The 14-year-old daughter of Newport Beach resident Sarah Johnson went through the ASPIRE program to combat her social media problem. (Safahieh stresses that social media and other screen addictions are remarkably similar to gaming addiction.)
“She threatened to [harm] … herself if we tried to set limits. She finally did,” says Johnson, whose name was changed to protect the family’s privacy. “And to feel more popular, she was buying Instagram followers by giving them gift cards. We were desperate to get help.”
In the ASPIRE program, “Both she and my husband and I learned some great communication skills,” Johnson says, noting that this included “how to de-escalate a situation and different ways to stay calm in the moment. It was really helpful.
“Halfway through the program, we learned that our daughter has more serious issues. We found this out sooner, thanks to the program.”
Johnson also values the support received through the program and says that “ASPIRE showed my husband and I that we weren’t crazy when others said she was just going through a phase. That alone was really helpful.”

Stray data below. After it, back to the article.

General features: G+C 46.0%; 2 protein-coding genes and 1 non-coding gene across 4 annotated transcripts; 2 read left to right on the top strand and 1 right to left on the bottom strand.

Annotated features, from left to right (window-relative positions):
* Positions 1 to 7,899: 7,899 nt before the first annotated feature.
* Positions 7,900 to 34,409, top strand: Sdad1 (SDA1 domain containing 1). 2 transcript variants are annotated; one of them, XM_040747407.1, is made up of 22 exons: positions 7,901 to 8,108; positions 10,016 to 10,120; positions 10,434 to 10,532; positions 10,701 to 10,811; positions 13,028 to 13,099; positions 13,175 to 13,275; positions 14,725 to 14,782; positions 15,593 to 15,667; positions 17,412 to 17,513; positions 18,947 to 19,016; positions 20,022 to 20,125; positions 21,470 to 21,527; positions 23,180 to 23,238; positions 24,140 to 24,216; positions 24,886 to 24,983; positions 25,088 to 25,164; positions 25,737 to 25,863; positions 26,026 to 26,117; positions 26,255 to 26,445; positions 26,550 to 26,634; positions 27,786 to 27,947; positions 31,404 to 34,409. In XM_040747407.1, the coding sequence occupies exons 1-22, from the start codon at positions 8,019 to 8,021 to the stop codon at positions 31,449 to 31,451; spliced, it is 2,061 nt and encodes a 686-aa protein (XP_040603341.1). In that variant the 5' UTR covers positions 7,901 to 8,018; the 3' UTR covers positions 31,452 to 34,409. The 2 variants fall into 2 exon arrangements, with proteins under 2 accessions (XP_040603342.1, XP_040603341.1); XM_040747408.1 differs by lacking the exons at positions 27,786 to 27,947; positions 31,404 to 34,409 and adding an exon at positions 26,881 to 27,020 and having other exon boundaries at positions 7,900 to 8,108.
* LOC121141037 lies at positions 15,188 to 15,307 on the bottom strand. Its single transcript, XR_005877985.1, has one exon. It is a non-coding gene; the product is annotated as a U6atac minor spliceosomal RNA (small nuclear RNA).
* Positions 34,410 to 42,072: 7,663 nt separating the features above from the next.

How to Help
If you feel that your teen or tween may have a gaming addiction, here’s some advice from local experts.
- Talk to your child about the issue.
- Limit total screen time (that isn’t school-related) to only an hour or two per day.
- Move devices out of the child’s bedroom at night.
- Encourage your child to be physically active and spend more time outdoors.
- Help your child to develop a new hobby or resume an old one.
- Encourage face-to-face socializing.
- If the problem escalates, take away all gaming devices and set clear, firm boundaries.
- Seek help from a therapist to address underlying issues, such as depression and anxiety.
- Contact Hoag Hospital’s ASPIRE program for help. (www.hoag.org)